2017 Economic Calendar
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ISM Mfg Index  
Released On 3/1/2017 10:00:00 AM For Feb, 2017
PriorConsensusConsensus RangeActual
ISM Mfg Index - Level56.0 56.4 55.5  to 58.5 57.7 

In a report of rare strength, the ISM manufacturing index jumped 1.7 points in February to a 57.7 level that beats the Econoday consensus by 1.3 points. This is the strongest rate of monthly growth in composite activity since August 2014.

The report in fact is filled with superlatives led by a 4.7 point jump in new orders to 65.1. This rate of monthly growth was last matched in December 2013 and last exceeded in August 2009. Backlog orders jumped 7.5 points to 57.5 in a reading last exceeded in March 2014. Production is also very strong, up 1.5 points to a 62.9 level that is the best since March 2011.

But perhaps most impressive is the breadth of strength with 17 of 18 industries reporting monthly growth. One note of concern amid all this strength, however, is cost inflation, which held near a 6-year high at 68.0.

Another positive in the report, and one that contrasts with this morning's manufacturing PMI, is solid strength in export orders which rose 1/2 point to 55.0. Other readings include a modest and welcome rise in raw material inventories, understandable delays in deliveries, and moderate employment strength at 54.8.

This report perhaps is the greatest expression yet of post-election strength in anecdotal surveys, strength that has yet however to find its way to actual government data on the factory sector which have been consistently soft.

Consensus Outlook
The ISM manufacturing index has beaten the consensus the last five reports and by a sizable average of 9 tenths in the last three reports. New orders have posted back-to-back 60 scores with production and employment likewise moving higher. Input costs are at a recovery high. Forecasters are calling for 56.4 vs January's 56.0.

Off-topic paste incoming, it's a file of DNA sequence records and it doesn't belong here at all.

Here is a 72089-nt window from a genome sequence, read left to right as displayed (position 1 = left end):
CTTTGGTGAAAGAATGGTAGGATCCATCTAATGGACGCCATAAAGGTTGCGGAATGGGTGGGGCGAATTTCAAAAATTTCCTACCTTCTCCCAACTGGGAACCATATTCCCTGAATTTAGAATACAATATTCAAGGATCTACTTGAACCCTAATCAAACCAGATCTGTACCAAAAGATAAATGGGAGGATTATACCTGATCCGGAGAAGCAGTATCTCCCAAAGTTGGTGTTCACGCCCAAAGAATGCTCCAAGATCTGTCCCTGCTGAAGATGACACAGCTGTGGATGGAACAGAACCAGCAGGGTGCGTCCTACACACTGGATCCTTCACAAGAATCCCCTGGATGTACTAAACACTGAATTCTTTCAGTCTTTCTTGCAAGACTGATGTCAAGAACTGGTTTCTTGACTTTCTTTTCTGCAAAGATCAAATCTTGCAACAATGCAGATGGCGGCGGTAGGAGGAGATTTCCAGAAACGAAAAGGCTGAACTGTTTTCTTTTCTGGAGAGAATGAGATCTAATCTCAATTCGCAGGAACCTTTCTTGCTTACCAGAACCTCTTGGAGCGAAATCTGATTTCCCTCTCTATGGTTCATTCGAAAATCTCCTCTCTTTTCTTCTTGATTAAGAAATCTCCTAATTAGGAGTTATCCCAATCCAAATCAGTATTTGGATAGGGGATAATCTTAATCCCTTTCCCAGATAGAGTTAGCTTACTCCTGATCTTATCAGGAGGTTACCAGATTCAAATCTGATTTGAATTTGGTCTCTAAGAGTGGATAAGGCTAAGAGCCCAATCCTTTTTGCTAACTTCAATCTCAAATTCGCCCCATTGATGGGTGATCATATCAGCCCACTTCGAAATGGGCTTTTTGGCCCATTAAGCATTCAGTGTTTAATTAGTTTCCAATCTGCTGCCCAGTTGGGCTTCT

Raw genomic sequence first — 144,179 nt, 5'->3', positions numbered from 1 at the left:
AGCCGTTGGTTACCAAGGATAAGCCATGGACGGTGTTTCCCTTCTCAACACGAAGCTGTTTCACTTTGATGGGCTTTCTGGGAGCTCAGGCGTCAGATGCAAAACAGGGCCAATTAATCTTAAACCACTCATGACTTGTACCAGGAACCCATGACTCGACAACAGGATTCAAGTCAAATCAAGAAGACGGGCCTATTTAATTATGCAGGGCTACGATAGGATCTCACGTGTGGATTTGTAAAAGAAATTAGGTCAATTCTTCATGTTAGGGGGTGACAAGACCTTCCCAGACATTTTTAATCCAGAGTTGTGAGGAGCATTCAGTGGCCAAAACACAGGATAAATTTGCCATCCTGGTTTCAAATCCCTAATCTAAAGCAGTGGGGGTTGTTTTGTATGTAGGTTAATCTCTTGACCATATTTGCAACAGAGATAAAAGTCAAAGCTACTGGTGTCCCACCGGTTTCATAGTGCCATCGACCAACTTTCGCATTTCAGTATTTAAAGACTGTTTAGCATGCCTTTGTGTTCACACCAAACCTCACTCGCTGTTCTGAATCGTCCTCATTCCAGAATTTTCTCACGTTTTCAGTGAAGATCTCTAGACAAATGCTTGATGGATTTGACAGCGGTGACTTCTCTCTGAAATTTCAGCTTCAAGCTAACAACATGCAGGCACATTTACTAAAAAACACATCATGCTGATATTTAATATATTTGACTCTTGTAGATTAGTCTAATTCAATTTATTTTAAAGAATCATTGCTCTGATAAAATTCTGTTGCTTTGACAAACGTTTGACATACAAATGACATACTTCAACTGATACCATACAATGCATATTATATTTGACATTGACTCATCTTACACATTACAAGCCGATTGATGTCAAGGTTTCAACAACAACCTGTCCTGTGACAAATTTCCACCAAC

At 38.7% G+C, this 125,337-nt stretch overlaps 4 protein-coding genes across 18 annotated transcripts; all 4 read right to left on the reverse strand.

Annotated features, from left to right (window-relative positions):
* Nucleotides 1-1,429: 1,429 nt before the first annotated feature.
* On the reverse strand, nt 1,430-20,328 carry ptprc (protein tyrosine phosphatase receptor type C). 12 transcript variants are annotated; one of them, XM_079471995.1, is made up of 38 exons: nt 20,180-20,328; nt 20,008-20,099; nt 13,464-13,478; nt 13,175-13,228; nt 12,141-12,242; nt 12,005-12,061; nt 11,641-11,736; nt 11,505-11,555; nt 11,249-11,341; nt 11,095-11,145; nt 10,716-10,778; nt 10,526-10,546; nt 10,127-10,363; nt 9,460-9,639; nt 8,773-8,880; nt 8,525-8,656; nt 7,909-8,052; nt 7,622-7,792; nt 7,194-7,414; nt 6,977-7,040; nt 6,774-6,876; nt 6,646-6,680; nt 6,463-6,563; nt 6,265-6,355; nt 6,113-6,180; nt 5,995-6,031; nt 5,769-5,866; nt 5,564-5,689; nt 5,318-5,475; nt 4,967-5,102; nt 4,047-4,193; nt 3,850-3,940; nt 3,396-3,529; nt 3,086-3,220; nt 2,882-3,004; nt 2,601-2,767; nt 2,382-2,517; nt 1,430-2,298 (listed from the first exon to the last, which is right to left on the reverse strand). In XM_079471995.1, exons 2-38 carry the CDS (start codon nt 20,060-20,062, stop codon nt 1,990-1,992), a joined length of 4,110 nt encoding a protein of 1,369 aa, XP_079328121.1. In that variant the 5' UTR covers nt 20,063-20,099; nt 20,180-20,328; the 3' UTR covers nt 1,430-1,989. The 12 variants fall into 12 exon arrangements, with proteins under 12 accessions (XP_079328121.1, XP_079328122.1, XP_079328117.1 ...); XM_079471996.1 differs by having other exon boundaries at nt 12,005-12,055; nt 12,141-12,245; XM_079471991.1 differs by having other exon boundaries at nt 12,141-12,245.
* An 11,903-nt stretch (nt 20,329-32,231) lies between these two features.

The manufacturing composite index from the Institute For Supply Management is a diffusion index calculated from five of the eleven sub-components of a monthly survey of purchasing managers at roughly 300 manufacturing firms nationwide. The survey queries purchasing managers about the general direction of production, new orders, order backlogs, their own inventories, customer inventories, employment, supplier deliveries, exports, imports, and prices. The five components of the composite index are new orders, production, employment, supplier deliveries, and inventories (their own, not customer inventories). The five components are equally weighted. The questions are qualitative rather than quantitative; that is, they ask about the general direction rather than the specific level of activity. Each question is adjusted into a diffusion index which is calculated by adding the percentage of positive responses to one-half of the unchanged responses.  Why Investors Care
The ISM manufacturing index [formerly known as the NAPM Survey] is constructed so that any level at 50 or above signifies growth in the manufacturing sector. A level above 43 or so, but below 50, indicates that the U.S. economy is still growing even though the manufacturing sector is contracting. Any level below 43 indicates that the economy is in recession.
Data Source: Haver Analytics

2017 Release Schedule
Released On: 1/32/13/14/35/16/17/38/19/110/211/112/1
Release For: DecJanFebMarAprMayJunJulAugSepOctNov

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